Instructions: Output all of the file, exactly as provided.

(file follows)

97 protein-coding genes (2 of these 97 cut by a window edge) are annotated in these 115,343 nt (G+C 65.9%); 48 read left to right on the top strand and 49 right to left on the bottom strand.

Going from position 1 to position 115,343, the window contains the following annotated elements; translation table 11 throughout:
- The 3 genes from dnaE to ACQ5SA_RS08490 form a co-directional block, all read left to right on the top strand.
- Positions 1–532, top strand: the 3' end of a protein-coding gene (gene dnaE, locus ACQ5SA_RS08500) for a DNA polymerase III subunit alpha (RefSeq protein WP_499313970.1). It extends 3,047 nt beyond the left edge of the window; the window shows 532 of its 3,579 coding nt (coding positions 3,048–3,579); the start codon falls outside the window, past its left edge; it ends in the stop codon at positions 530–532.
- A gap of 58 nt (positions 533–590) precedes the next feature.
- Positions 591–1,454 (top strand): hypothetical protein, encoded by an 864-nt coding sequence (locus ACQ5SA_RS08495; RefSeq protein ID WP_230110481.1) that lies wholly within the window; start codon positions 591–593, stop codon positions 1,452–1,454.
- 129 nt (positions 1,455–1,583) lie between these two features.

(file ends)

97 protein-coding genes (2 of these 97 cut by a window edge) are annotated in these 115,343 nt (G+C 65.9%); 48 read left to right on the top strand and 49 right to left on the bottom strand.

Going from position 1 to position 115,343, the window contains the following annotated elements; translation table 11 throughout:
- The 3 genes from dnaE to ACQ5SA_RS08490 form a co-directional block, all read left to right on the top strand.
- Positions 1–532, top strand: the 3' end of a protein-coding gene (gene dnaE, locus ACQ5SA_RS08500) for a DNA polymerase III subunit alpha (RefSeq protein WP_499313970.1). It extends 3,047 nt beyond the left edge of the window; the window shows 532 of its 3,579 coding nt (coding positions 3,048–3,579); the start codon falls outside the window, past its left edge; it ends in the stop codon at positions 530–532.
- A gap of 58 nt (positions 533–590) precedes the next feature.
- Positions 591–1,454 (top strand): hypothetical protein, encoded by an 864-nt coding sequence (locus ACQ5SA_RS08495; RefSeq protein ID WP_230110481.1) that lies wholly within the window; start codon positions 591–593, stop codon positions 1,452–1,454.
- 129 nt (positions 1,455–1,583) lie between these two features.